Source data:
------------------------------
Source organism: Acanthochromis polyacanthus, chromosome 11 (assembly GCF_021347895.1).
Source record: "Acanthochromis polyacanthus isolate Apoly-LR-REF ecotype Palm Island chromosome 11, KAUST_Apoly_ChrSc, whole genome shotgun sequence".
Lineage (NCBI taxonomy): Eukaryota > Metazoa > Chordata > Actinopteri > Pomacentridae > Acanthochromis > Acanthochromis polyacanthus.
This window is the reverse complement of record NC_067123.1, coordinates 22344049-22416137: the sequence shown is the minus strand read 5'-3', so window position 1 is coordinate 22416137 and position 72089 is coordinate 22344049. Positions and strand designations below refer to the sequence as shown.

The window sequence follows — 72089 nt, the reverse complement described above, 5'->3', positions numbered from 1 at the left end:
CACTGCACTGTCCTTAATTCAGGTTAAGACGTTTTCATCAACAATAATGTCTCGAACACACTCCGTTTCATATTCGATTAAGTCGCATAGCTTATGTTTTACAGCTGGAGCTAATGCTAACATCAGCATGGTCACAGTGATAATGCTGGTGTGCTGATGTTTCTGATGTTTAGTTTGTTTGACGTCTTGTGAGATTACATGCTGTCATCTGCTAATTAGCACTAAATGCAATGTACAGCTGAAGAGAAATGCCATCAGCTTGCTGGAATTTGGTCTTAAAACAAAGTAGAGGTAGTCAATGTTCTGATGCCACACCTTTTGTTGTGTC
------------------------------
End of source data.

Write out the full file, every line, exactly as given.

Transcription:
Source organism: Acanthochromis polyacanthus, chromosome 11 (assembly GCF_021347895.1).
Source record: "Acanthochromis polyacanthus isolate Apoly-LR-REF ecotype Palm Island chromosome 11, KAUST_Apoly_ChrSc, whole genome shotgun sequence".
Lineage (NCBI taxonomy): Eukaryota > Metazoa > Chordata > Actinopteri > Pomacentridae > Acanthochromis > Acanthochromis polyacanthus.
This window is the reverse complement of record NC_067123.1, coordinates 22344049-22416137: the sequence shown is the minus strand read 5'-3', so window position 1 is coordinate 22416137 and position 72089 is coordinate 22344049. Positions and strand designations below refer to the sequence as shown.

The window sequence follows — 72089 nt, the reverse complement described above, 5'->3', positions numbered from 1 at the left end:
CACTGCACTGTCCTTAATTCAGGTTAAGACGTTTTCATCAACAATAATGTCTCGAACACACTCCGTTTCATATTCGATTAAGTCGCATAGCTTATGTTTTACAGCTGGAGCTAATGCTAACATCAGCATGGTCACAGTGATAATGCTGGTGTGCTGATGTTTCTGATGTTTAGTTTGTTTGACGTCTTGTGAGATTACATGCTGTCATCTGCTAATTAGCACTAAATGCAATGTACAGCTGAAGAGAAATGCCATCAGCTTGCTGGAATTTGGTCTTAAAACAAAGTAGAGGTAGTCAATGTTCTGATGCCACACCTTTTGTTGTGTC